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FEATURE: European refiners try to optimize amid gas crisis, North Sea decline

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FEATURE: European refiners try to optimize amid gas crisis, North Sea decline

Highlights

Gas rationing fears pressure sector heading to winter

Higher gas costs create preference for sweeter crudes

'Self-help' measures potentially limit LPG, naphtha sales

  • Author
  • Nick Coleman    Emma Kettley    Elza Turner
  • Editor
  • Aastha Agnihotri
  • Commodity
  • Energy Transition Natural Gas Oil Petrochemicals
  • Tags
  • United States
  • Topic
  • Europe Energy Price Crisis War in Ukraine

Europe's oil refiners are grappling with the combined impact of North Sea decline and rocketing prices for natural gas used in their operations, even as they enjoy higher margins on the back of the pandemic recovery.

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Refiners have said they are doing their best to reduce use of natural gas as the market is squeezed by Russian supply shutoffs stemming from the conflict in Ukraine.

It comes as European refineries are expected to remain stretched going into winter when it comes to supplying diesel, partly due to sanctions on Russian diesel supply, even as recession fears have helped ease gasoline market tightness.

BP's indicative marker margins for Northwest Europe and the Mediterranean were roughly five times year-earlier levels in Q2 2022.

Ultra-low sulfur diesel was assessed at $987/mt on Aug. 5 in the Amsterdam-Rotterdam-Antwerp hub, still more than double from year-ago levels despite a recent pull-back, according to Platts assessments from S&P Global Commodity Insights.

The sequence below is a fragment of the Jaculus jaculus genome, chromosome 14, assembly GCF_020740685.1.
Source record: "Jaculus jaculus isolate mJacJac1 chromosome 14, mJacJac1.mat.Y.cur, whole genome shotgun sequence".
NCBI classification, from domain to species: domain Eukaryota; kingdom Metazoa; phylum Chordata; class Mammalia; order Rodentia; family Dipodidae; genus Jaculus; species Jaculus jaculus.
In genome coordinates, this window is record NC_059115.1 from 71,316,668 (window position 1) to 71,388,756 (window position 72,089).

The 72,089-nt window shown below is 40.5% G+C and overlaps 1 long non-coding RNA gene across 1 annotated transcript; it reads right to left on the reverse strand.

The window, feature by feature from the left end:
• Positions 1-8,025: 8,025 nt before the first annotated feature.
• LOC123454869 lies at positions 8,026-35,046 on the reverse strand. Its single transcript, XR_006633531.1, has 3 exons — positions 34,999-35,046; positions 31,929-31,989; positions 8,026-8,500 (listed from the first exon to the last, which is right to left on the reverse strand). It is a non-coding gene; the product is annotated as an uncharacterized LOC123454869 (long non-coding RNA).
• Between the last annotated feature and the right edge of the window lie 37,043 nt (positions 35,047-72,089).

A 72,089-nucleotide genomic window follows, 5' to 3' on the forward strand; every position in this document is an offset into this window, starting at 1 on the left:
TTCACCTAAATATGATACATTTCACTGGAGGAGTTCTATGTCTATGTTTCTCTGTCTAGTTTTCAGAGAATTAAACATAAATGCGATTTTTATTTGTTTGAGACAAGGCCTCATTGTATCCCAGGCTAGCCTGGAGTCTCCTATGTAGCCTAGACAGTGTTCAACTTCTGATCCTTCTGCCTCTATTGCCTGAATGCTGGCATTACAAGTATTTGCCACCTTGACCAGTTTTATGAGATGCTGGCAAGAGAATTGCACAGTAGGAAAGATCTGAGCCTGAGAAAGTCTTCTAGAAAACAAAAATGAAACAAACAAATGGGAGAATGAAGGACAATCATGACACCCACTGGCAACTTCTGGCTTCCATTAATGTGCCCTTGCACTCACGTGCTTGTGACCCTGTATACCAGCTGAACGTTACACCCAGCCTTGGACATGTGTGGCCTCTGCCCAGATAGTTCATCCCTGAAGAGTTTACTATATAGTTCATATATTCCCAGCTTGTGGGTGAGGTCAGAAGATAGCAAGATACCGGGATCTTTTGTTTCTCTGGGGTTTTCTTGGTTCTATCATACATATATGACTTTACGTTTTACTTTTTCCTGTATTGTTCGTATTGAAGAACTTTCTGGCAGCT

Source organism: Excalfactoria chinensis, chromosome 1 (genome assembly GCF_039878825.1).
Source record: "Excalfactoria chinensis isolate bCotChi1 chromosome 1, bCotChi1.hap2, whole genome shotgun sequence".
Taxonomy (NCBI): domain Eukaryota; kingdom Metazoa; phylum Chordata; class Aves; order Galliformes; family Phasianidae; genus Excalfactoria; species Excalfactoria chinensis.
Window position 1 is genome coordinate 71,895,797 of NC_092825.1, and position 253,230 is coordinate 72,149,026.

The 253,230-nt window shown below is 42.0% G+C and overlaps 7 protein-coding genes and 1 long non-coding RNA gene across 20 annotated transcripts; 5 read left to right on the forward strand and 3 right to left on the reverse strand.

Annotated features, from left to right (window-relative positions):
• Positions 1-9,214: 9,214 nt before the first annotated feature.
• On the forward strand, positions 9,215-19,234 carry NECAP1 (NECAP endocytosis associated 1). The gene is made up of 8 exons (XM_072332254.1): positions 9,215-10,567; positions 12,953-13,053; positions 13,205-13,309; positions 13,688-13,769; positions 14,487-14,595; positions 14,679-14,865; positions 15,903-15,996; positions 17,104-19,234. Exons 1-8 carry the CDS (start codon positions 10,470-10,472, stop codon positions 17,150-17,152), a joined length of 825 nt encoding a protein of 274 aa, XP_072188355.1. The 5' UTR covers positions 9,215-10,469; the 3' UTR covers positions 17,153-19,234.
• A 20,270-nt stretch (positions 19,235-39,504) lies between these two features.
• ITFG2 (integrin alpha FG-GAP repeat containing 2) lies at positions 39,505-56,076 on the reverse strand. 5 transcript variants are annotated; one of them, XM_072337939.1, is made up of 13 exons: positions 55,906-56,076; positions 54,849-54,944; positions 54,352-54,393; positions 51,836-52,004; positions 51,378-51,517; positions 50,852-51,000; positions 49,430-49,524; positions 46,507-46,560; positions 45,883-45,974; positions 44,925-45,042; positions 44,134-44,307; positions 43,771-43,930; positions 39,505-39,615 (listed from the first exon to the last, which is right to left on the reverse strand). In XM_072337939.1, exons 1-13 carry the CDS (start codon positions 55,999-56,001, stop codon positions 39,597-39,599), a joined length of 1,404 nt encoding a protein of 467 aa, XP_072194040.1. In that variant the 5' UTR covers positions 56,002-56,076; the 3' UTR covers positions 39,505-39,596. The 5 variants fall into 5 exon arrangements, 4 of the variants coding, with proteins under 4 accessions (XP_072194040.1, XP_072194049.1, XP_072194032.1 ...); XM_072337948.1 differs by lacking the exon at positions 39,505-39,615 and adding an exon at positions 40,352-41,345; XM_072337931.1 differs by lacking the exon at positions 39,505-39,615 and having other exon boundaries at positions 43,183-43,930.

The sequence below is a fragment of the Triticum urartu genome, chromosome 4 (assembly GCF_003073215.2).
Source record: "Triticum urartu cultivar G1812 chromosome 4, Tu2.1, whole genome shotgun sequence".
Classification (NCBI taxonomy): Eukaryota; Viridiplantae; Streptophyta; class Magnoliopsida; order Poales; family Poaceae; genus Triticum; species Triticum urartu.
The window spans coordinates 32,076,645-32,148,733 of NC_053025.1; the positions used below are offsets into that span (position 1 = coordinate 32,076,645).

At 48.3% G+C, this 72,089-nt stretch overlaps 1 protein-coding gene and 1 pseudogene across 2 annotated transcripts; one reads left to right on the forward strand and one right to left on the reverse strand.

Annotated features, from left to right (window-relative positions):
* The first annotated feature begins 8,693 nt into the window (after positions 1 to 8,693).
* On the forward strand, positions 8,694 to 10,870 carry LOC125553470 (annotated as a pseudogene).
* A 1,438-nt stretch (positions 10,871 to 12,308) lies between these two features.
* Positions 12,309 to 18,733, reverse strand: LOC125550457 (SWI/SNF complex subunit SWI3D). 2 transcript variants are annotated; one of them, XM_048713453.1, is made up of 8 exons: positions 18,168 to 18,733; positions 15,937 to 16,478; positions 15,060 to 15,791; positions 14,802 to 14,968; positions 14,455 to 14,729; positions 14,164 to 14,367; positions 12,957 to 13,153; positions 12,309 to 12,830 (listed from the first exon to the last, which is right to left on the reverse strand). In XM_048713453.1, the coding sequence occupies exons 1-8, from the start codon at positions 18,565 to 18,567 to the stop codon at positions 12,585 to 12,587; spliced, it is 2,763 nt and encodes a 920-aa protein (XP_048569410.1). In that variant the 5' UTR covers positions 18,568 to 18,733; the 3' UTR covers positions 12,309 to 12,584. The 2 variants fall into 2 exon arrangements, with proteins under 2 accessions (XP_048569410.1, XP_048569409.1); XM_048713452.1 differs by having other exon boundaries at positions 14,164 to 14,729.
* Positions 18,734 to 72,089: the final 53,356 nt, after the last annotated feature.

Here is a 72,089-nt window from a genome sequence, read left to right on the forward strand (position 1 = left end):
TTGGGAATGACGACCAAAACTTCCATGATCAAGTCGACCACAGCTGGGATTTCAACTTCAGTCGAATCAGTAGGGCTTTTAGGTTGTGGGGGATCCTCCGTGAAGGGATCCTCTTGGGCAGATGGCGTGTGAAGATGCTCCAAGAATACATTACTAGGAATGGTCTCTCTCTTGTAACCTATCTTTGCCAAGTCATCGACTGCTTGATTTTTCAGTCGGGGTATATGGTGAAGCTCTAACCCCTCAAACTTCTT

However, at its latest quarterly results, TotalEnergies said energy costs in its refining division had at least quadrupled to $20-$25/mt. And US downstream company Phillips 66 estimated the advantage for US refiners over European counterparts due to gas prices at $10-$12 per barrel of throughput; it said its own 221,000 b/d Humber refinery in the UK was a "very low" consumer of purchased natural gas, however.

Related Infographic: Demand destruction in focus as inflation hits commodity markets

Shell CEO Ben van Beurden said his company's refining segment was taking "self-help" measures to reduce gas consumption, making gas where needed from oil refining processes rather than taking it from national grids.

This would typically involve using refinery fuel gases, LPG and naphtha to provide heat and power, likely reducing commercial sales of LPG and naphtha, the latter a petrochemical feedstock.

Van Beurden said Shell had reduced gas intake by 40% at its Rotterdam refinery and by 50% at its Moerdijk chemicals plant, with a 70% cut in gas use at its Rheinland energy and chemicals park in Germany. BP said it had reduced gas intake at its continental European refineries by 50%, with Italy's Eni also talking of similar measures.